This summer, an expedition of Russian adventurers arrived in Dillingham to retrace an historic route taken by Russian explorers in 1830, when Alaska was under the control of the Russian Empire. Listen now

Earlier this month, homeless Juneau residents and local police competed on equal terms at a downtown bowling alley to draw donations for the cities Glory Hole homeless shelter. Listen now

For eight years Seattle-based boylesque collective Mod Carousel blurs gender expression in Alaska. It’s newest show, Gilded makes its world premiere in Alaska. Juneau residents will be treated to the world premiere of a dance production this weekend. Listen now

Last week, more than 50 students from the Alaska Native Science and Engineering Program participated in a Career Exploration program, delving into the realm of marine science. The week-long program was designed to introduce the students to marine biology. Listen now

On a recent evening in Ketchikan, locals and seasonal residents gathered at the Arctic Bar to carry on perhaps the oldest tradition known to humankind – storytelling. It was a chance for residents to tell their deepest secrets and reveal their sillier sides. Listen now

The Alaska Zoo has dramatically transformed over the last five decades. The process of expanding a collection of rare animals isn't easy. None the less, there have been some acquisitions lately. The process of integrating new wildlife into the facility combines non-profit budgeting with the whims of mother nature. Listen now

Anchorage's annual Slam'n Salm'n Derby is in full swing this week. Since last Friday, fishermen at Ship Creek have been competing to see who can hook the biggest king salmon. Listen now

A tent city sprang up in Alaska's capital city this spring. Juneau is struggling with a ballooning homeless population and so far efforts to crack down have just moved the problem around. KTOO's Jacob Resneck reports.

McPherson Music has been the cornerstone of Ketchikan’s music scene since the 1980s. Now, though, McPherson Music is for sale. Listen now

When a fire breaks out, it’s not always obvious how it started. Not only could the entire structure be wiped out, but items that started the fire could be partially destroyed or altered beyond recognition. That’s the job of the fire investigator: interview witnesses and find clues at the scene that would help them determine how the fire started. Listen now

Juneau poet Ishmael Hope has released his new book of poetry titled “Rock Piles Along the Eddy. KTOO’s Scott Burton spoke with Hope and brings us this preview of the new collection two years in the making. Listen now

The Upper Susitna Food Pantry, with locations in Talkeetna and Trapper Creek, provides food assistance to hundreds of Susitna Valley residents. While many volunteers work together to help in that process, there is one person without whom the pantry could not function as it does. Listen now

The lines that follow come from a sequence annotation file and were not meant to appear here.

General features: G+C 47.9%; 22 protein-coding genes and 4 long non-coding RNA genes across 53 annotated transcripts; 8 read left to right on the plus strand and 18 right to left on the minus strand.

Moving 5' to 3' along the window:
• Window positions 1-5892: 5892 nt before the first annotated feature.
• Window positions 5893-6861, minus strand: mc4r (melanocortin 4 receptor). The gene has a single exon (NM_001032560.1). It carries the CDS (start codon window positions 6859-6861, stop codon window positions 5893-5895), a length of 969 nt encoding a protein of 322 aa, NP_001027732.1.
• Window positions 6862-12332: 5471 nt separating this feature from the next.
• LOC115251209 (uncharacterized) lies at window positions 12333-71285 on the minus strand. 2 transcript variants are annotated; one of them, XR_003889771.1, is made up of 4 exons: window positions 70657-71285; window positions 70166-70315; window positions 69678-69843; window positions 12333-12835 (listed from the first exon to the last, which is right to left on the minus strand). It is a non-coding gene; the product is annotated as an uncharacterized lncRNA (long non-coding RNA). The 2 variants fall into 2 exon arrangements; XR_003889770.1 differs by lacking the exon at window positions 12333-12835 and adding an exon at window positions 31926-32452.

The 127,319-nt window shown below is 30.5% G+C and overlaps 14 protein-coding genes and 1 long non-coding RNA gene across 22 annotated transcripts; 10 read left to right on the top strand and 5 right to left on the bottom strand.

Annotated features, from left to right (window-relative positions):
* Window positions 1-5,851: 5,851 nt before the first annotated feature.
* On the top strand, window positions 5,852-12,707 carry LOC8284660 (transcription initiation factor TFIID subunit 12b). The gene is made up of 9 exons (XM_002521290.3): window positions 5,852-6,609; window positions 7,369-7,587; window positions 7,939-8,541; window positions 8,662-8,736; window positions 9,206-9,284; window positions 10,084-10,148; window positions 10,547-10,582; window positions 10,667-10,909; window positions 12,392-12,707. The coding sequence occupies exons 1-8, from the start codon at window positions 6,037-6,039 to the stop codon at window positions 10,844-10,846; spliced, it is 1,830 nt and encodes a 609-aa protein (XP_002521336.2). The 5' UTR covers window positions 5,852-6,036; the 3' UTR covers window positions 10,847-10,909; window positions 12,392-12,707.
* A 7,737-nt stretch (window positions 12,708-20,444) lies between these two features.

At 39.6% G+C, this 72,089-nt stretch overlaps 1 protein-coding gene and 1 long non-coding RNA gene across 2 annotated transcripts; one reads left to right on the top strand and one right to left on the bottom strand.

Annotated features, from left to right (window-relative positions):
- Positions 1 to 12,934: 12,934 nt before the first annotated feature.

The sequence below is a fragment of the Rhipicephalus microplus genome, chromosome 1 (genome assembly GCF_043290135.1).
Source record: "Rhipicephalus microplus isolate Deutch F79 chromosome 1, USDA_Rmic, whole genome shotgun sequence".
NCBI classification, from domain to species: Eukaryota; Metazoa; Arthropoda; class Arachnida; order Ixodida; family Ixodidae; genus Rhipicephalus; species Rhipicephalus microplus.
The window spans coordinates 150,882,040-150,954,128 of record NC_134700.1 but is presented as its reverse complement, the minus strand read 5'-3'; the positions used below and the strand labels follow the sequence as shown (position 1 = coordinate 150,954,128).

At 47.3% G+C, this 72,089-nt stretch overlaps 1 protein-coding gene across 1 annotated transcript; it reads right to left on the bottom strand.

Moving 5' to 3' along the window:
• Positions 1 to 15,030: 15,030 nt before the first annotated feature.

Twice a year the Trooper Academy in Sitka gets a new class of recruits. Over a 15-week period they go through everything from spelling tests to target practice. They also get close combat training. Listen now

The chartreuse leaves of the birch tree are one of the first signs of spring in Southcentral Alaska. But for a few weeks before the leaves unfurl the trees offer a sweet treat –a watery liquid that when tapped and boiled down turns into a rich, nutty syrup. Birch syrup is becoming a favorite flavor in the state's budding local food scene. Listen now

What do you get when you mix reality television with an obstacle course? American Ninja Warrior. Now in it’s 9th season, the show is a glitzy display of human strength that one former competitor has decided to take off the road system. Cody Johnston operates a ninja-style training gym in Sitka that he practices at with his family. Listen now

Art Johns has been playing at the Alaska Folk Festival since 1995. But his musical roots go way back -- almost 80 years. Listen now

Most of Juneau's power is hydroelectric. Getting that power to the community requires transmission lines that traverse through miles of avalanche country. That's why Alaska Electric Light and Power Company hires helicopter crews to trigger slides to prevent destructive avalanches from knocking out the power. Listen now

The Republic of Turkey is about as far as you can go from Alaska on the other side of the globe. The country of nearly 80 million people straddles the edges of Europe and Asia, with a Mediterranean climate, and a rich history as the seat of both the Byzantine and Ottoman Empires. Again, not a lot of parallels with Alaska. But both places have food and dance at the center of their cultural traditions. Listen now

The Sitka Sound sac roe herring fishery is in full swing. In less than a week, the fleet has caught over half of its quota. And while most crew members work on the water, spotter pilots fish for herring from the sky. Listen now

The huskies running today’s Iditarod bear little resemblance to the bulky sled-dogs Alaskans used to rely on year-round. As breeding programs have refined genetic lines to create dogs designed to excel at the thousand-mile winter-time race, the cost of specialization has been a lack of versatility. Listen now